Australian data flow also continues to take a back seat with little reaction to yesterday’s payrolls, NAB Business Survey or virus news domestically. As for Weekly Payrolls, they showed around 35% of lost jobs have been recovered, though gains have slowed over recent weeks. The NAB Business Survey bounced sharply, reflecting the bounce seen in the PMIs globally.

In virus news

Melbourne’s lockdown is yet to see a meaningful fall in new cases (270 new cases reported on Monday), if we don’t see that in the next couple of days than a harder lockdown could be implemented. The AFR today is running a piece along these lines with Victorian Premier Daniel Andrews stating they may need to “go harder” on restrictions if the numbers do not improve and high-level discussions were under way on Tuesday afternoon. A key reason why Victorian developments have not weighed on Australian markets to a great extent is that there has been little spillover from the Melbourne lockdown to the rest of Australia (weekly consumer confidence fell just -0.5% in the past week) and high frequency data continues to show a pick-up outside of Victoria.

Coming up

  • AU: Consumer Confidence (10.30am AEST): Monthly confidence read for July will be watched for spillovers to other states form Melbourne’s lockdown. The weekly measure yesterday fell only -0.5% and suggests consumers across Australia remain resilient to developments in Victoria.
  • JN: Bank of Japan Meeting (time unknown): No change expected. Bigger story at the moment is whether Tokyo (and Japan in general) go back to tighter COVID-19 restrictions given the recent rise in cases.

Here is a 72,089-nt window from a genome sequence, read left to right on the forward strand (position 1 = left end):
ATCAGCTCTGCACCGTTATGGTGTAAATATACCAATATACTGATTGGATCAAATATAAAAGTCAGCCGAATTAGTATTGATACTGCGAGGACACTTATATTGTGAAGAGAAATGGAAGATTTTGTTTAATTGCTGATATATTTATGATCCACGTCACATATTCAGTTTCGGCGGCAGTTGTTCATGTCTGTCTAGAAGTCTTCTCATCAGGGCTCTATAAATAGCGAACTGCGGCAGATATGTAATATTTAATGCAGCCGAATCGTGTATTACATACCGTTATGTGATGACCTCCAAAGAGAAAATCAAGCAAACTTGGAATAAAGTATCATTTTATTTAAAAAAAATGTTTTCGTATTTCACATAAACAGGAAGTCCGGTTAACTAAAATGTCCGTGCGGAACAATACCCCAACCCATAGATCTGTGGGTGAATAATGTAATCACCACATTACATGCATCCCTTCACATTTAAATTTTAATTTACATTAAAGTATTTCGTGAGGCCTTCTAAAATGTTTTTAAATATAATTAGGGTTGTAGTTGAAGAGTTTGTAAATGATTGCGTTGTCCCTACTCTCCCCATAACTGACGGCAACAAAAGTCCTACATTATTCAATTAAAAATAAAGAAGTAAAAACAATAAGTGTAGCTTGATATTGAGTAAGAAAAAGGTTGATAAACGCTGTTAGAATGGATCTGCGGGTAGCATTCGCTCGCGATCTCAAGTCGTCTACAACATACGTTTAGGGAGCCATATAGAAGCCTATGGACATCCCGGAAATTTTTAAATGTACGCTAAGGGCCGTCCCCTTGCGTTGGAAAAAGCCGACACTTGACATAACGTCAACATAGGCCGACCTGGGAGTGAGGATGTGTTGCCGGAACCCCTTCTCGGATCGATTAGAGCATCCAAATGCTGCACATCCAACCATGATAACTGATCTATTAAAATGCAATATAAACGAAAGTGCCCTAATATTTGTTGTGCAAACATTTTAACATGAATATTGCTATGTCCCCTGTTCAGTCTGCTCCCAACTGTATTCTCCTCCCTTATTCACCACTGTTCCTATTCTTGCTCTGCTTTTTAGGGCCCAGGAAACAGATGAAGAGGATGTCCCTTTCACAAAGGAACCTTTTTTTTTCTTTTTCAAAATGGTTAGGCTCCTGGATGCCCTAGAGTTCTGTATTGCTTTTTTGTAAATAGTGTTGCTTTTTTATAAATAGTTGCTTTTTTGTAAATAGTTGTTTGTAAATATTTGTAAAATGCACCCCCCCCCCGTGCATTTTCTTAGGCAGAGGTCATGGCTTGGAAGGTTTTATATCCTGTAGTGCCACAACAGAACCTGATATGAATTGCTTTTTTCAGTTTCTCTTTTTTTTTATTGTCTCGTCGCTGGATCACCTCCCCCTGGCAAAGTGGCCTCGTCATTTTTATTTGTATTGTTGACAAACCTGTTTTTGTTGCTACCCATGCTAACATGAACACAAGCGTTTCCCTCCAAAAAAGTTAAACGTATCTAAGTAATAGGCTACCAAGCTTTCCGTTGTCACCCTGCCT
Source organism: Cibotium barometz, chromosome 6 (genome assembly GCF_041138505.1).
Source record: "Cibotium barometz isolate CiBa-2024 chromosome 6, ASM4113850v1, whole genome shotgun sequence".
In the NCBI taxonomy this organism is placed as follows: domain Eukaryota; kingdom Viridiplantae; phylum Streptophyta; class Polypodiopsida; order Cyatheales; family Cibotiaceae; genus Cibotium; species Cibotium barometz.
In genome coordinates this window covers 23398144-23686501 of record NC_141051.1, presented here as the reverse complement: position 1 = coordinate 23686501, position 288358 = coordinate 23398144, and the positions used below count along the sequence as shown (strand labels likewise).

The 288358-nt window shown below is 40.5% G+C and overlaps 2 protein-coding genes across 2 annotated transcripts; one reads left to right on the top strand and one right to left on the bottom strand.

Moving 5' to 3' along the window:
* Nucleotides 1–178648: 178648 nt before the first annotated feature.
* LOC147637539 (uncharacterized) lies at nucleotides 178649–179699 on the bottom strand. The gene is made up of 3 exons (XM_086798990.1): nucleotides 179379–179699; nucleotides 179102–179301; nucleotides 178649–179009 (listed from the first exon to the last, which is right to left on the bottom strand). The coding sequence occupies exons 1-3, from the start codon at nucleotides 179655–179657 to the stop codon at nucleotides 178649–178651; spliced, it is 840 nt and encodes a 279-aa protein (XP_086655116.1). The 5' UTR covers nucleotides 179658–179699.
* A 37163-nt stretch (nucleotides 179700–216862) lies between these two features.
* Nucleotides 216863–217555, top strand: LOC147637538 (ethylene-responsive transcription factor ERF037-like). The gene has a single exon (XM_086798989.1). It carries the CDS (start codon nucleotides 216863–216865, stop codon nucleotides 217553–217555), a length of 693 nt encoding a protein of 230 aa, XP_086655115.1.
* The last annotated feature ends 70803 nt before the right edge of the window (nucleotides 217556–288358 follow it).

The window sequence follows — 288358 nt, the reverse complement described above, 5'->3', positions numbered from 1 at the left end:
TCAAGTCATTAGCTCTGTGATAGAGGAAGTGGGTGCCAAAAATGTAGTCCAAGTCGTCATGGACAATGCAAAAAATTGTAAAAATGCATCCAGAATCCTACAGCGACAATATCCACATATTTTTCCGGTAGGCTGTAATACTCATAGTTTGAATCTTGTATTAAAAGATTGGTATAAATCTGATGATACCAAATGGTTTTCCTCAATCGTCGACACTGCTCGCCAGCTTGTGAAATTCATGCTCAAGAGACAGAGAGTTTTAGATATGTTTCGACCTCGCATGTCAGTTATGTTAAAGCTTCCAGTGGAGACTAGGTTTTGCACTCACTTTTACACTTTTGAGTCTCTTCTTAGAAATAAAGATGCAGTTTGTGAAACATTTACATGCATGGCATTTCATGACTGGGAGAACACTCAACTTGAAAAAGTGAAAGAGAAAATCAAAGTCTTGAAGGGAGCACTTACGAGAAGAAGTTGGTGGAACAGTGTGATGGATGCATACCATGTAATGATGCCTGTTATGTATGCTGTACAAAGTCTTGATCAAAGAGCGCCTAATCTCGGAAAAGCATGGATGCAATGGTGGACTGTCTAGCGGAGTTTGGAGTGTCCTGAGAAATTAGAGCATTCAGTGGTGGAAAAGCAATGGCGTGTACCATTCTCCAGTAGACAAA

• UK: CPI and PPI (7.00am local, 4.00pm AEST): Downside risks with a large left tail in forecasts (Core CPI consensus is 1.2%, but large number of forecasts sit at 1.1%).
  • UK: BoE’s Tenreyro (9.00am local, 6.00pm AEST): MPC member Tenreyro speak on COVID-19 and the economy.
  • US: Industrial Production/Empire/Beige Book (from 8.30am local, 10.30pm AEST): Industrial production for June expected to rise 4.4% m/m, while the Empire Survey is expected to rise further to +10 (from -0.2). The Fed’s Beige Book is also out with lots of anecdotes.
  • CA: BoC Meeting (10.00am local, 12.00am AEST): No change expected at the new Governor’s first meeting
  • Earnings: Goldman Sachs

Market prices

For further FX, Interest rate and Commodities information visit nab.com.au/nabfinancialmarkets

Markets Today – It’s oh, so quiet

Markets Today – It’s oh, so quiet

28 November 2023

US and European markets have begun the new week a subdued mood. But core global bond yields are showing some life, lower across the board while the USD is a tad softer too

Markets Today – It’s oh, so quiet